be well said of him, as of the scribe in the New Testament, 2. The name of David is prefixed to seventy-one psalms that he was not fur from the kingdom of God.5 in the IIebrew copies, to which the Septuagint version adds 4. Ten psalms, viz. xlii.—xlvii. lxxxiv. Ixxxv. Ixxxvii. eleven others : but it is evident, from the siyle and subject- and lxxxviii: are inscribed, “For the sons of Koran:” but matter of the latter, that many of them cannot be the compo- who these persons were is not altogether certain; and such sition of David, particularly the hundred and second, which is the uncertainty of the prepositional prefix, that the most is in no respect whatever applicable to him, but from its subject- eminent critics have not been able to decide whether these matter must be referred to some pious Jew who composed it psalms were written by them, or were composed for them, after the return from the Babylonish captivity, while the and to be performed by them with music in the temple. temple was in ruins, and the country in a state of desolation. Professor Stuart thinks it probable that they were the deThe hundred and thirty-eighth psalm, also, though attributed scendants of Korah, who perished in the rebellion. (Num. in the Septuagint to David, could not have been written by xvi.). It is certain that all' his children did not perish with him, for reference is made in it to the temple, which was not him (Num. xvi. 11.): it is certain also that some of their deerected till after his death by Solomon. On the contrary, scendants were among those who presided over the tabernacle some of the psalms thus ascribed to David in the Septuagint music. (1 Chron. vi. 22. 37.) In 1 Chron. ix. 19. we find version are unquestionably his, as well as some which are Shallum a descendant of Korah, mentioned as one of the anonymous: of the former class is the ninety-fifth, and of overseers of the tabernacle, and it appears that he belonged the latter the second psalm, both of which are cited as to a family called Korahites. These last are mentioned also David's psalms by the inspired writers of the New Tes- in 1 Chron. xxvi. 1. and 2 Chron. xx. 19. as being among tament. Compare Acts iv. 25—28. xiii. 33. Heb. iii. 7—11. those engaged in sacred music. Hence it would appear, that iv. 7–13.

there were men of eminence among the Korahises in the Many of the psalms, which bear the royal prophet's name, time of David and Solomon; and the probability is, that the were composed on occasion of remarkable circumstances in psalms above enumerated, which bear their names, belong to his life, his dangers, his afflictions, his deliverances. “But them as authors. In style they differ very sensibly from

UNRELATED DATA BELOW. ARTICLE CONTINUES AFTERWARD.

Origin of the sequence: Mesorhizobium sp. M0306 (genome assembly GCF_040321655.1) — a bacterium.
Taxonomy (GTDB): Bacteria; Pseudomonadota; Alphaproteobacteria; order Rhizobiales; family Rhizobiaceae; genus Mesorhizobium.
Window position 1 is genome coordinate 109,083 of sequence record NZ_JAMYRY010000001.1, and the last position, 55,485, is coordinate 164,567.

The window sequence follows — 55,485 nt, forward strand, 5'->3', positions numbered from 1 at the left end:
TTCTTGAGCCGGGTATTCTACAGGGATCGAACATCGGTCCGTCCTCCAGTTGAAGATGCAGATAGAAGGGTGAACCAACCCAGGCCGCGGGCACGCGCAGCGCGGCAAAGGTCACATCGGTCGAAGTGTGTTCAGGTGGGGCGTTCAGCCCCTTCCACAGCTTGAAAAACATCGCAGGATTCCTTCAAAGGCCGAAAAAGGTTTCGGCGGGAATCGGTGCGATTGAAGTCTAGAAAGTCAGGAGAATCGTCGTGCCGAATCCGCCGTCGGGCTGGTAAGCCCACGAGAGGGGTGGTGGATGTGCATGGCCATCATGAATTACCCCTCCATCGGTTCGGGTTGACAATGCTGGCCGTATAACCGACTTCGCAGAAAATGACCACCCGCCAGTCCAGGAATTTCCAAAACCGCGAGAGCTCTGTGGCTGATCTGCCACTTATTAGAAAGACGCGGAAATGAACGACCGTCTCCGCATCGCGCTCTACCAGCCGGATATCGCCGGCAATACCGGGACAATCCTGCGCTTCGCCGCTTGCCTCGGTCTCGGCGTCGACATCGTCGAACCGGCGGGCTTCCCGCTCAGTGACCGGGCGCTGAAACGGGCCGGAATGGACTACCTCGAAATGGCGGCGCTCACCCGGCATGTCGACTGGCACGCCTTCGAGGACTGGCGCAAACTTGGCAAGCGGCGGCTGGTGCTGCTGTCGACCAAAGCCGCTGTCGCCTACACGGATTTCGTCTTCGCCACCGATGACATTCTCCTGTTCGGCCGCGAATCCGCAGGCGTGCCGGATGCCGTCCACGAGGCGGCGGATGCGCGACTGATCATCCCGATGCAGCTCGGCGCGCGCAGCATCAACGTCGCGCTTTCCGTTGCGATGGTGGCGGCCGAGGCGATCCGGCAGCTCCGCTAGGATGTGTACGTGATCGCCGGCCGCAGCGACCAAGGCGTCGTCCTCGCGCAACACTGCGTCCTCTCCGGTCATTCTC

the of those which relate to the public history of the natural Is- compositions of David ; and they are some of the most ex rael, there are few in which the fortunes of the mystical quisite of all the lyric compositions which the Book of Israel are not adumbrated; and of those which allude to the Psalms contains. The title was, probably, affixed by some life of David, there are none in which the Son of David is editor of a later age, who knew only the general report that not the principal and immediate subject. David's complaints the psalms in question belonged to the sons of Korah, and against his enemies are Messiah's complaints, first of the could obtain nothing certain as to the individuals who were unbelieving Jews, then of the heathen persecutors, and of their respective authors. the apostate faction in later ages. David's afflictions are 5. By whom psalms xxxix. lxii. and lxxvii. were comMessiah's sufferings. David's penitential supplications are Messiah's, under the burden of the imputed guilt of man.

3 Bishop Horsley's Psalms, vol. i. p. x.

* Memorial Sketches of the late Rev. David Brown, p. 93.-a very in David's songs of triumph and thanksgiving are Messiah's structive piece of clerical biography. Mr. B., to whom we are indebted 1 Extract from Dr. Good's (unpublished) Version of the Book of Psalms, their original Hebrew.

for the above remark, was inost accurately intimate with the psalıns in

"He accustomed himself to them," says his in Prosessor Gregory's Memoirs of his Life, p. 316.

biographer, "in the original, as the medium of his most private and *This opinion is very ancient: it was adopted by Origen (Select. in earnest devotions, whether of contrition, supplication, or praise. In all Psalmos, Opp. tom. ii. p. 574. edit. Benedict.), and by Jerome (Epist. cxxxix. affliction, and in all rejoicing, he alike called upon God in the language of ad Cyprianum, p. 388. edit. Plantin.), who says it was derived from a tra- David.” 'Ibid. lition recorded by lullus, patriarch of the Jews. Advers, Ruffin. lib. i. 3 Noyes's translation of the Psalms, p. xiii. cap. 3. p. 235. Rosenmüller, Scholia in Psalmos, tom. i. p. xii.

• Stuart's Hebrew Christomathy, p. 206.

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posed, is not now known: their titles are inscribed to JEDU- Psal. Ixxxi. This psalm, which is attributed to Asaph, was Thun, who was one of the three directors of music in the sung in the temple, at the feast of trumpets, held in the national worship, mentioned in 1 Chron. xxv. 1.